The four-hour event series is described as “an account of San Francisco before during and after the 1906 Earthquake and fires and the incredible graft and corruption that it exposed. Mother nature caused the earthquake, but human nature caused the disaster."
“Twin Peaks” on Showtime: More David Lynch will be a TV treat
“Sure,” says Jeff Jensen, "I would prefer a wholly original series or film—but I will take him in any form, be it home movie experiment or franchise revival. This is a filmmaker utterly inspired in his choices (staging, framing, lighting, sound, editing) and committed to finding the most unique and resonant form a scene or narrative can take, a filmmaker whose work is so wonderfully, weirdly, idiosyncratically, defiantly, infuriatingly personal. And watching him do all that while working within the confines of the episodic TV—within the confines of an established storytelling world—is quite appealing to me. Not to mention that Lynch’s work is often helped, rather than hindered, by colliding and clashing with format, genre, and a medium’s conventions.” PLUS: 14 burning questions that must be addressed, 5 other times “Twin Peaks” was brought back, can Lynch stay weird?, and how “Twin Peaks” helped carve out today’s prestige-TV landscape.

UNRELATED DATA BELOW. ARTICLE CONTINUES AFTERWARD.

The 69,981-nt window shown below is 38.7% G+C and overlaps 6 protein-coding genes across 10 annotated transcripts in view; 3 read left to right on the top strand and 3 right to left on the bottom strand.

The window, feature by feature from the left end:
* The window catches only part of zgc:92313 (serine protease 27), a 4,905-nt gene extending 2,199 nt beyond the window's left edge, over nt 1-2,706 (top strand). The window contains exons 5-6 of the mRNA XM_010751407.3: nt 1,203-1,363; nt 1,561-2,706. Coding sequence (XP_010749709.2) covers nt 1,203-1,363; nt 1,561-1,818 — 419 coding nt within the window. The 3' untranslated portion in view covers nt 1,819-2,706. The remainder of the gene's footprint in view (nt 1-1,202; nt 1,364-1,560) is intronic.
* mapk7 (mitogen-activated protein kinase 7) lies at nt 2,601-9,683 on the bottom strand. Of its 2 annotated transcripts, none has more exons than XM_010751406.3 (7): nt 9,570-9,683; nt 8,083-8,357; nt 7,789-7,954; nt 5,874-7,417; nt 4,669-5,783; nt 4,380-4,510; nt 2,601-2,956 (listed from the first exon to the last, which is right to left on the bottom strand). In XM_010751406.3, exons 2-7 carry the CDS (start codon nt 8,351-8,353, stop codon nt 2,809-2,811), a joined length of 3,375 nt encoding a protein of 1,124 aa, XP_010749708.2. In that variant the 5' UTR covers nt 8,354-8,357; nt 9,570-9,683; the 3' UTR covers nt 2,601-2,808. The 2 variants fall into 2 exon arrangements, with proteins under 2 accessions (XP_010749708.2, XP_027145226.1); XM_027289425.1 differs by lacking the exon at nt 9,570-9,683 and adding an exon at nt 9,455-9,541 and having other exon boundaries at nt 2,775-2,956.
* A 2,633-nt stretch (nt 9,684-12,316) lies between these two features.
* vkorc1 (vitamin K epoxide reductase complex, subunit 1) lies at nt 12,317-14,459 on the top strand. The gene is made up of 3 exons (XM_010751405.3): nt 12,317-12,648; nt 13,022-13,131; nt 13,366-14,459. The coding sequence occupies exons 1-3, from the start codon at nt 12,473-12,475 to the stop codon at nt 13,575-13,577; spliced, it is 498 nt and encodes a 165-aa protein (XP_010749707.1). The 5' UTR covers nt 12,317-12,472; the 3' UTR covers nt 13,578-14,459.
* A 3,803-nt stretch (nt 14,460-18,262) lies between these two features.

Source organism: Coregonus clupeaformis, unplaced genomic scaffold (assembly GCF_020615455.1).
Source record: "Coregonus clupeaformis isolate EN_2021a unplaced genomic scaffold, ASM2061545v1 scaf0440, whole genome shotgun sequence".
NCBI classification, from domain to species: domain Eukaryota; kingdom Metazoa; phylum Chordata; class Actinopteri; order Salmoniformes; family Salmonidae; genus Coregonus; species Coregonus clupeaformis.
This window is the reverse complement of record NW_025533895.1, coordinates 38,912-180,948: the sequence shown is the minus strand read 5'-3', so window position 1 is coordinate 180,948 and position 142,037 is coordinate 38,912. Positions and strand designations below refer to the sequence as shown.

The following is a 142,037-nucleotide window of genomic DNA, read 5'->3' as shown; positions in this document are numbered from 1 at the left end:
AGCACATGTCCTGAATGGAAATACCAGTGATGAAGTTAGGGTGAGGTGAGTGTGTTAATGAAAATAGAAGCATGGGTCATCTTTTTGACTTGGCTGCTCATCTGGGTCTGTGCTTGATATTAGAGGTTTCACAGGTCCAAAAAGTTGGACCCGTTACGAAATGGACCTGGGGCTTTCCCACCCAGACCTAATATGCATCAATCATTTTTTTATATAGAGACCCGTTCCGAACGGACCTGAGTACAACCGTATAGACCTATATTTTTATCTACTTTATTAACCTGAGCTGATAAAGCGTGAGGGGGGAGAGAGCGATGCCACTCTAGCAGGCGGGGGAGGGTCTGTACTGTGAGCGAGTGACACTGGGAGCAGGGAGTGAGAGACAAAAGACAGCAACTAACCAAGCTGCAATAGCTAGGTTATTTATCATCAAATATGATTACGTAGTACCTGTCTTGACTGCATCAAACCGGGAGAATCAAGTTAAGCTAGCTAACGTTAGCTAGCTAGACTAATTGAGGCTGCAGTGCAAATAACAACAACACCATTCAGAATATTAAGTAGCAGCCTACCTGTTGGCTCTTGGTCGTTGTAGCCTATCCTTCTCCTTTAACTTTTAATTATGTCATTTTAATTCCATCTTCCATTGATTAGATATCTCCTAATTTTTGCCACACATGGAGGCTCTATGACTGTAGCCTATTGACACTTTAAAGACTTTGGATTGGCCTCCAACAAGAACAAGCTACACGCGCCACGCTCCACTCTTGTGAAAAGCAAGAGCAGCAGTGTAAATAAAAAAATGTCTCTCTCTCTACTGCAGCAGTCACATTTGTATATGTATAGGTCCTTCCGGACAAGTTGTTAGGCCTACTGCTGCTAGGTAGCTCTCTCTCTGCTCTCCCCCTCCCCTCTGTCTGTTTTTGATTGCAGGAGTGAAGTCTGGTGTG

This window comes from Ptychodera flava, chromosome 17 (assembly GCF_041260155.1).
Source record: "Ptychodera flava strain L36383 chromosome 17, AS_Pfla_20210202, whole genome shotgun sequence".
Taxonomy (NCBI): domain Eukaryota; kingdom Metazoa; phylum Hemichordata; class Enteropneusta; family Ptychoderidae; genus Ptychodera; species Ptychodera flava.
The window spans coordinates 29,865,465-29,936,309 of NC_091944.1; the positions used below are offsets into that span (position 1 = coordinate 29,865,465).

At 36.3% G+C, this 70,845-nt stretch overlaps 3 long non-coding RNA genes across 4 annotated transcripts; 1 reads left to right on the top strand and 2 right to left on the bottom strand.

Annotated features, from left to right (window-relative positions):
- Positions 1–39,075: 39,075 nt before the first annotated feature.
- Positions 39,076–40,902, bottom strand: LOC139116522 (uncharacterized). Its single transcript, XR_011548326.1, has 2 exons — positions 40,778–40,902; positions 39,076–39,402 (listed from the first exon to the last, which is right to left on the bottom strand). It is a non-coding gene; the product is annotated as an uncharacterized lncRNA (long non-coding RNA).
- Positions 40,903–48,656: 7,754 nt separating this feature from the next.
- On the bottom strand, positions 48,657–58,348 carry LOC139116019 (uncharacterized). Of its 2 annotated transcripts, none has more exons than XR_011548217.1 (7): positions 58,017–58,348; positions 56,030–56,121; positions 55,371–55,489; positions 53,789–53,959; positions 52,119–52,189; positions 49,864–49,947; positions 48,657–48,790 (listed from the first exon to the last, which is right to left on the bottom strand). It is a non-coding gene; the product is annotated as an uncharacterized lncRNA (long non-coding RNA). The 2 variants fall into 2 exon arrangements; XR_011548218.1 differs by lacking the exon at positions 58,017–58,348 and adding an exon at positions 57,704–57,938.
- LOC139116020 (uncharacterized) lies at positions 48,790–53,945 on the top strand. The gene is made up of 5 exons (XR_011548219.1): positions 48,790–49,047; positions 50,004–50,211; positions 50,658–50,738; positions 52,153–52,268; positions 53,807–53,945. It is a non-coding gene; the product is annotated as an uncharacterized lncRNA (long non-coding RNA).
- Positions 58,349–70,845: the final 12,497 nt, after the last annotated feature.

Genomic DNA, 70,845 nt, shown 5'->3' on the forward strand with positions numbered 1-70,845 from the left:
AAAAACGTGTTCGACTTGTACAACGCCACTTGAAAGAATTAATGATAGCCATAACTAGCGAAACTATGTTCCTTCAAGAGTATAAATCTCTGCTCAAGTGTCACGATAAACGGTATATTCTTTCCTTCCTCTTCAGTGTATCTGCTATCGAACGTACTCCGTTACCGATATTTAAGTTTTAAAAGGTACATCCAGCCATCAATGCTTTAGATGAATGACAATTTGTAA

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NBC orders 'Say Anything…,' a TV rom-com follow-up to the movie
The 1989 Cameron Crowe Gen X film will be remade as a “follow-up series” for Generation Y. According to Deadline, "The 'Say Anything' series picks up ten years later. Lloyd (Dobler) has long since been dumped by Diane (Court) and life hasn’t exactly turned out like he thought. But when Diane surprisingly returns home, Lloyd is inspired to 'dare to be great' once again, get Diane back and reboot his life."
In retrospect, it wasn't all that shocking that it took less than a season for "The Originals" to usurp "The Vampire Diaries."
"The Originals" wasn't just a spinoff that took one character away from "The Vampire Diaries." For the better part of two season, Joseph Morgan was a menacing force on "TVD," while Daniel Gillies and Claire Holt supplied both charm and threat. [I'm not going to try pretending that Phoebe Tonkin's Hayley was any particular key cog in the "Vampire Diaries" machine, but y'all know I like Phoebe Tonkin.]